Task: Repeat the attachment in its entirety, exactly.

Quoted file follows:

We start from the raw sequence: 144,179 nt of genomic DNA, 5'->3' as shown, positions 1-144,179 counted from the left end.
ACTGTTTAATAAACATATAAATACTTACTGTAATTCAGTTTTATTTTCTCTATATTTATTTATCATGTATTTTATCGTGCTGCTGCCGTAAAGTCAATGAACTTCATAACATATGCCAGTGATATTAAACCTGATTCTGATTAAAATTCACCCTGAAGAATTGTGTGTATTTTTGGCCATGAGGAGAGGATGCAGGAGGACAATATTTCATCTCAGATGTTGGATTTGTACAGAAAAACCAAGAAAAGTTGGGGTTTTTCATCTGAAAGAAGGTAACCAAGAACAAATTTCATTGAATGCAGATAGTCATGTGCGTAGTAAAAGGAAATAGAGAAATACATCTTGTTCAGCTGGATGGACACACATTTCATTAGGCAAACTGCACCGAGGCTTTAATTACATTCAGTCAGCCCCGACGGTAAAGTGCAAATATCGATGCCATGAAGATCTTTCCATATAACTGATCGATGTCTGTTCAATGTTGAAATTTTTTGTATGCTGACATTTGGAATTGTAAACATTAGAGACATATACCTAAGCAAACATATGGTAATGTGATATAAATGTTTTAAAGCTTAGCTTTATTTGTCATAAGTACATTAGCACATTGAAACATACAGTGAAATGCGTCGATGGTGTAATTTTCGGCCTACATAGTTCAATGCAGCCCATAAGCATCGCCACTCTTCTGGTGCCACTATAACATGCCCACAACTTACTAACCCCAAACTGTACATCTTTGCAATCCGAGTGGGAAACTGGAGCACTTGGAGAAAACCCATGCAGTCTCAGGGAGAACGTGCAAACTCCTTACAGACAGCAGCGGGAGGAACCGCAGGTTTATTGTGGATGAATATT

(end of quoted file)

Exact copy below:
We start from the raw sequence: 144,179 nt of genomic DNA, 5'->3' as shown, positions 1-144,179 counted from the left end.
ACTGTTTAATAAACATATAAATACTTACTGTAATTCAGTTTTATTTTCTCTATATTTATTTATCATGTATTTTATCGTGCTGCTGCCGTAAAGTCAATGAACTTCATAACATATGCCAGTGATATTAAACCTGATTCTGATTAAAATTCACCCTGAAGAATTGTGTGTATTTTTGGCCATGAGGAGAGGATGCAGGAGGACAATATTTCATCTCAGATGTTGGATTTGTACAGAAAAACCAAGAAAAGTTGGGGTTTTTCATCTGAAAGAAGGTAACCAAGAACAAATTTCATTGAATGCAGATAGTCATGTGCGTAGTAAAAGGAAATAGAGAAATACATCTTGTTCAGCTGGATGGACACACATTTCATTAGGCAAACTGCACCGAGGCTTTAATTACATTCAGTCAGCCCCGACGGTAAAGTGCAAATATCGATGCCATGAAGATCTTTCCATATAACTGATCGATGTCTGTTCAATGTTGAAATTTTTTGTATGCTGACATTTGGAATTGTAAACATTAGAGACATATACCTAAGCAAACATATGGTAATGTGATATAAATGTTTTAAAGCTTAGCTTTATTTGTCATAAGTACATTAGCACATTGAAACATACAGTGAAATGCGTCGATGGTGTAATTTTCGGCCTACATAGTTCAATGCAGCCCATAAGCATCGCCACTCTTCTGGTGCCACTATAACATGCCCACAACTTACTAACCCCAAACTGTACATCTTTGCAATCCGAGTGGGAAACTGGAGCACTTGGAGAAAACCCATGCAGTCTCAGGGAGAACGTGCAAACTCCTTACAGACAGCAGCGGGAGGAACCGCAGGTTTATTGTGGATGAATATT